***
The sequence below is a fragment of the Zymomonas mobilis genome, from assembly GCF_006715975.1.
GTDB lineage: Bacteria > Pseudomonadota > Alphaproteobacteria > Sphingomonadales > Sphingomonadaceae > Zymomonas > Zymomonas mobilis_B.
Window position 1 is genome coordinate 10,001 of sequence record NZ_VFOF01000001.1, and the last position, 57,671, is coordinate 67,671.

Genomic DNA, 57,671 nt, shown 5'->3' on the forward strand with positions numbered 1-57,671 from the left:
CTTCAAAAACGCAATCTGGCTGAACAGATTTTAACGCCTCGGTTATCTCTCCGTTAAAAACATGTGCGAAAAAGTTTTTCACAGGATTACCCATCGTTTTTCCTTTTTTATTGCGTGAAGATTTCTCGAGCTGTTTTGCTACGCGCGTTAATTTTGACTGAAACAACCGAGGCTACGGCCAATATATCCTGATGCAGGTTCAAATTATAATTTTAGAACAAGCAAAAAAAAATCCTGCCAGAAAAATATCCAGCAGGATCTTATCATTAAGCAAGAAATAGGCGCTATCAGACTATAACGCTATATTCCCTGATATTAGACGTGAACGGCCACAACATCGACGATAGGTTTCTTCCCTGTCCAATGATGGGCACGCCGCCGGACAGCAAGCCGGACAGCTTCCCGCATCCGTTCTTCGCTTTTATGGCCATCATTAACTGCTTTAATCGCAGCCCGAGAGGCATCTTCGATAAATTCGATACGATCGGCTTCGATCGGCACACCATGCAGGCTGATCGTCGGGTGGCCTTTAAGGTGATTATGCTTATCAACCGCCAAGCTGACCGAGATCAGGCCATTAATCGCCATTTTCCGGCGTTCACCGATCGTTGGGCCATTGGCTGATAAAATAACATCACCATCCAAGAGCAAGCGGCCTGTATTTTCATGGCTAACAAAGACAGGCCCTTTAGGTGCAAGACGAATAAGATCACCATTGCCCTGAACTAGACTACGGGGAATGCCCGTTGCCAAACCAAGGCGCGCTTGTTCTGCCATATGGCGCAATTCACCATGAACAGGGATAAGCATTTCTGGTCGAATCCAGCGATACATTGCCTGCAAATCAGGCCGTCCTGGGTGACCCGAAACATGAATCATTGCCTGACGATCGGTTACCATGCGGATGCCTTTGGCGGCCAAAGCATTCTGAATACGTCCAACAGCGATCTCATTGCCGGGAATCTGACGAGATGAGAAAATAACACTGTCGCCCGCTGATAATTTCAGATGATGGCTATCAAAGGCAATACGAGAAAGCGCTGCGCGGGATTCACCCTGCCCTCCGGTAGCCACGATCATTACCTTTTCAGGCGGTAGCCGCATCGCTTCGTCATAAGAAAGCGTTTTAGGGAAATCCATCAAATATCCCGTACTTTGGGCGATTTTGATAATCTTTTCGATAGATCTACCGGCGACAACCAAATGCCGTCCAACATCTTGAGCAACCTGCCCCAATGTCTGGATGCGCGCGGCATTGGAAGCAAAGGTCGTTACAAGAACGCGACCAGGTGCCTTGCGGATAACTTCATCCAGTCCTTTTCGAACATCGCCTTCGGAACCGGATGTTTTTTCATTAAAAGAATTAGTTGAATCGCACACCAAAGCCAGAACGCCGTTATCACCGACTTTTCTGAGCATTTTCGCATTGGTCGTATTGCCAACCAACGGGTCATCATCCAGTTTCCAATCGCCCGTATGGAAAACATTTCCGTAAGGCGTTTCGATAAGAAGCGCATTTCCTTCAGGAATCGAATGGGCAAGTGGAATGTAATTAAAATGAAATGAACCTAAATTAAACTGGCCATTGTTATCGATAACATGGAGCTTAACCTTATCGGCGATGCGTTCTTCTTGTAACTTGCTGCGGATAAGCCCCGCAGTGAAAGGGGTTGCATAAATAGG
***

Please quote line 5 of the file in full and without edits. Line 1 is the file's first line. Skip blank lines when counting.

CTTCAAAAACGCAATCTGGCTGAACAGATTTTAACGCCTCGGTTATCTCTCCGTTAAAAACATGTGCGAAAAAGTTTTTCACAGGATTACCCATCGTTTTTCCTTTTTTATTGCGTGAAGATTTCTCGAGCTGTTTTGCTACGCGCGTTAATTTTGACTGAAACAACCGAGGCTACGGCCAATATATCCTGATGCAGGTTCAAATTATAATTTTAGAACAAGCAAAAAAAAATCCTGCCAGAAAAATATCCAGCAGGATCTTATCATTAAGCAAGAAATAGGCGCTATCAGACTATAACGCTATATTCCCTGATATTAGACGTGAACGGCCACAACATCGACGATAGGTTTCTTCCCTGTCCAATGATGGGCACGCCGCCGGACAGCAAGCCGGACAGCTTCCCGCATCCGTTCTTCGCTTTTATGGCCATCATTAACTGCTTTAATCGCAGCCCGAGAGGCATCTTCGATAAATTCGATACGATCGGCTTCGATCGGCACACCATGCAGGCTGATCGTCGGGTGGCCTTTAAGGTGATTATGCTTATCAACCGCCAAGCTGACCGAGATCAGGCCATTAATCGCCATTTTCCGGCGTTCACCGATCGTTGGGCCATTGGCTGATAAAATAACATCACCATCCAAGAGCAAGCGGCCTGTATTTTCATGGCTAACAAAGACAGGCCCTTTAGGTGCAAGACGAATAAGATCACCATTGCCCTGAACTAGACTACGGGGAATGCCCGTTGCCAAACCAAGGCGCGCTTGTTCTGCCATATGGCGCAATTCACCATGAACAGGGATAAGCATTTCTGGTCGAATCCAGCGATACATTGCCTGCAAATCAGGCCGTCCTGGGTGACCCGAAACATGAATCATTGCCTGACGATCGGTTACCATGCGGATGCCTTTGGCGGCCAAAGCATTCTGAATACGTCCAACAGCGATCTCATTGCCGGGAATCTGACGAGATGAGAAAATAACACTGTCGCCCGCTGATAATTTCAGATGATGGCTATCAAAGGCAATACGAGAAAGCGCTGCGCGGGATTCACCCTGCCCTCCGGTAGCCACGATCATTACCTTTTCAGGCGGTAGCCGCATCGCTTCGTCATAAGAAAGCGTTTTAGGGAAATCCATCAAATATCCCGTACTTTGGGCGATTTTGATAATCTTTTCGATAGATCTACCGGCGACAACCAAATGCCGTCCAACATCTTGAGCAACCTGCCCCAATGTCTGGATGCGCGCGGCATTGGAAGCAAAGGTCGTTACAAGAACGCGACCAGGTGCCTTGCGGATAACTTCATCCAGTCCTTTTCGAACATCGCCTTCGGAACCGGATGTTTTTTCATTAAAAGAATTAGTTGAATCGCACACCAAAGCCAGAACGCCGTTATCACCGACTTTTCTGAGCATTTTCGCATTGGTCGTATTGCCAACCAACGGGTCATCATCCAGTTTCCAATCGCCCGTATGGAAAACATTTCCGTAAGGCGTTTCGATAAGAAGCGCATTTCCTTCAGGAATCGAATGGGCAAGTGGAATGTAATTAAAATGAAATGAACCTAAATTAAACTGGCCATTGTTATCGATAACATGGAGCTTAACCTTATCGGCGATGCGTTCTTCTTGTAACTTGCTGCGGATAAGCCCCGCAGTGAAAGGGGTTGCATAAATAGG